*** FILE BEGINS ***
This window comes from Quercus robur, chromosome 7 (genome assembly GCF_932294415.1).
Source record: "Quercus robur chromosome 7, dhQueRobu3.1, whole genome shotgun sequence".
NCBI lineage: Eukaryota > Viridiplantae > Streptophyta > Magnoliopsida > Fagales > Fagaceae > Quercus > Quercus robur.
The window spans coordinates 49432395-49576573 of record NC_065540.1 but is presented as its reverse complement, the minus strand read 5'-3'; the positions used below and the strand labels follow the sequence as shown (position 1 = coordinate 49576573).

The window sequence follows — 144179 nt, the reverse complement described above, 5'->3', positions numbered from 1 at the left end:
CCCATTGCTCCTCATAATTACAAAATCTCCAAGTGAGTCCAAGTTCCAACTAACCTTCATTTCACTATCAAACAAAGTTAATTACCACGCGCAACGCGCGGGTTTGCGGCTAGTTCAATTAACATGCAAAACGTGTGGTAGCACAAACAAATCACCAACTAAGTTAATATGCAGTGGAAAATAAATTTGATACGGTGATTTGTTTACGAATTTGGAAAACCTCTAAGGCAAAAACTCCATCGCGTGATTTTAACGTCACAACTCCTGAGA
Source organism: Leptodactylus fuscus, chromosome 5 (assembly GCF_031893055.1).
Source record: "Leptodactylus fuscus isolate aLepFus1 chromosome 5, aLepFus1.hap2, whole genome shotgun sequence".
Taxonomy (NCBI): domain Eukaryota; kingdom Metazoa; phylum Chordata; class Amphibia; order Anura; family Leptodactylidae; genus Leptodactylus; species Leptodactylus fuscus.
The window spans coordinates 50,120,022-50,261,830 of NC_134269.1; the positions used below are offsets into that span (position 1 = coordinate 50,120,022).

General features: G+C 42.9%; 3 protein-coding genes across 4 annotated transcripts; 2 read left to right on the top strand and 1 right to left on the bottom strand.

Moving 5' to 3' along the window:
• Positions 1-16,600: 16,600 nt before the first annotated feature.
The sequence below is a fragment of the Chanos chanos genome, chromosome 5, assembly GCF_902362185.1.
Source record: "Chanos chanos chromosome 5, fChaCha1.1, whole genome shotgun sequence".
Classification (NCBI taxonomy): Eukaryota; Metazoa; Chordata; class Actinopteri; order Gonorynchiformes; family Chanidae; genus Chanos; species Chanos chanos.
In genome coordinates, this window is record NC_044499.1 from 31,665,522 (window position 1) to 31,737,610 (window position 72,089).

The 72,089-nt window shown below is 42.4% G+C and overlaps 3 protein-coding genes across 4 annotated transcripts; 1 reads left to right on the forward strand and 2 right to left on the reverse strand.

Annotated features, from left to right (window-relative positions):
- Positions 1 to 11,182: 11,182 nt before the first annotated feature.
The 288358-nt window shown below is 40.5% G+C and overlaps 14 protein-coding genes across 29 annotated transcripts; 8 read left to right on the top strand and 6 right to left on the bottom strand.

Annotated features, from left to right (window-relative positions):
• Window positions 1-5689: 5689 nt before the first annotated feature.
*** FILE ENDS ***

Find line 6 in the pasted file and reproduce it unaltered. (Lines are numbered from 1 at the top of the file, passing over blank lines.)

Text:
CCCATTGCTCCTCATAATTACAAAATCTCCAAGTGAGTCCAAGTTCCAACTAACCTTCATTTCACTATCAAACAAAGTTAATTACCACGCGCAACGCGCGGGTTTGCGGCTAGTTCAATTAACATGCAAAACGTGTGGTAGCACAAACAAATCACCAACTAAGTTAATATGCAGTGGAAAATAAATTTGATACGGTGATTTGTTTACGAATTTGGAAAACCTCTAAGGCAAAAACTCCATCGCGTGATTTTAACGTCACAACTCCTGAGA